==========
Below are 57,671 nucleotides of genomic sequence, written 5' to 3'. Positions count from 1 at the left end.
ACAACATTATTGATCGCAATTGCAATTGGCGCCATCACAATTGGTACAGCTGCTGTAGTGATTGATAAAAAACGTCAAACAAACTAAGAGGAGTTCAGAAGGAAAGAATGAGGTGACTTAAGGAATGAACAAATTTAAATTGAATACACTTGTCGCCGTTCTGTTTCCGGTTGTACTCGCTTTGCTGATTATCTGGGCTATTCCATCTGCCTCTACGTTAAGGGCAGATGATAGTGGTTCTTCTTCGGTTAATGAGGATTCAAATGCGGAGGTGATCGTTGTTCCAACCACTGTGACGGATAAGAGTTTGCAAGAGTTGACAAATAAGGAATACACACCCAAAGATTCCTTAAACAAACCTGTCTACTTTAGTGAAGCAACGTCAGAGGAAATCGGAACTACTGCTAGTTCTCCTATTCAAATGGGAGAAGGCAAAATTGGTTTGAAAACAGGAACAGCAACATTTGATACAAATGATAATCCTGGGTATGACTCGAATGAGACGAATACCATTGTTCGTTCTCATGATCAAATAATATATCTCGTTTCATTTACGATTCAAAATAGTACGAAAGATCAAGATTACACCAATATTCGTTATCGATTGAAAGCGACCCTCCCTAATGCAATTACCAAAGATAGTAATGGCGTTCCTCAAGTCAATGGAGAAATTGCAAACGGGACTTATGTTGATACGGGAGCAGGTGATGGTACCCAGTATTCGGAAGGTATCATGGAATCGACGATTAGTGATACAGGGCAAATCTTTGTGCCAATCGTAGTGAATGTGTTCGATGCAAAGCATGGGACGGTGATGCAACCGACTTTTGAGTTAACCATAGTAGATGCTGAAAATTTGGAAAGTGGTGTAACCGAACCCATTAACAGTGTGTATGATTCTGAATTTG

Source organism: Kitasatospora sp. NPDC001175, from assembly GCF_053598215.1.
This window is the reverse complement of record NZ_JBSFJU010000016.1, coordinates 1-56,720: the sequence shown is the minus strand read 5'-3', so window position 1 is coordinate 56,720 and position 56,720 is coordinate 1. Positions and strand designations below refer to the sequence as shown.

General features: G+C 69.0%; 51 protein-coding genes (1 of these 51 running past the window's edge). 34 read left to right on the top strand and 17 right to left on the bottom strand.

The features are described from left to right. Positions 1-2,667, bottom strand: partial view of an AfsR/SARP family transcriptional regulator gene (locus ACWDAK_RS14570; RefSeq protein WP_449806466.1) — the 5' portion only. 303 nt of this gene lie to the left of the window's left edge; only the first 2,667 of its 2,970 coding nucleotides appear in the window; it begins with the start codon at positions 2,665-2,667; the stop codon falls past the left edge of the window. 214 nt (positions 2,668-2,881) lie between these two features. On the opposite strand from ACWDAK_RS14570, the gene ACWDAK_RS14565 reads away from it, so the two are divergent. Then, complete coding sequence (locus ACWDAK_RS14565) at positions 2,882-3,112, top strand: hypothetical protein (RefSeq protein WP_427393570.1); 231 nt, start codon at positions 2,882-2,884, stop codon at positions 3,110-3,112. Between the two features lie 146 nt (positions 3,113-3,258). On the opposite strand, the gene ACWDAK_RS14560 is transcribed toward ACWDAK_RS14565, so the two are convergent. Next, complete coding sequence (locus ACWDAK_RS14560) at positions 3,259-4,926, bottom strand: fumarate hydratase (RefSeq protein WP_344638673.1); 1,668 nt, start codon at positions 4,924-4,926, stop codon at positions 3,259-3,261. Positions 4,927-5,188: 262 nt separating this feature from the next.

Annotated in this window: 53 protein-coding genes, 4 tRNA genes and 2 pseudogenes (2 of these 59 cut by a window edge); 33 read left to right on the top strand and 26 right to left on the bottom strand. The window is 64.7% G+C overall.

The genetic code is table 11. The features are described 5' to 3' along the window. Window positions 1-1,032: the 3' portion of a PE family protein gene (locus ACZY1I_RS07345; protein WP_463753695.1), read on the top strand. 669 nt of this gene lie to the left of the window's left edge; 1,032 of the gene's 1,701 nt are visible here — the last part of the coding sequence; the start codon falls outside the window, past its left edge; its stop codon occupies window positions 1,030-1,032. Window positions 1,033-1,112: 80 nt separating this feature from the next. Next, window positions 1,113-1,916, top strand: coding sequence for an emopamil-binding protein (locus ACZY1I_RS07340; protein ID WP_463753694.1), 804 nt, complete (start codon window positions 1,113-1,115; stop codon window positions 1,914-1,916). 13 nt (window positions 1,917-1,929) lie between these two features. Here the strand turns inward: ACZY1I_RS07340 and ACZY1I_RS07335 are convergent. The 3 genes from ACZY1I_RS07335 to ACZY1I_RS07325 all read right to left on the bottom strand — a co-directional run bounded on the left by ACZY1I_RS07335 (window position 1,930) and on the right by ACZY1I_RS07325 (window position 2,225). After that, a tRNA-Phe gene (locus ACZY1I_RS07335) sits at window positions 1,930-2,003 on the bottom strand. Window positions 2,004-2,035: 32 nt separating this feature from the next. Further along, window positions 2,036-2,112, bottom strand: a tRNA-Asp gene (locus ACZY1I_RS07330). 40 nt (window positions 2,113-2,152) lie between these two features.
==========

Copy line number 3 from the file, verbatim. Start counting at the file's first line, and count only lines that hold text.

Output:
Source organism: Kitasatospora sp. NPDC001175, from assembly GCF_053598215.1.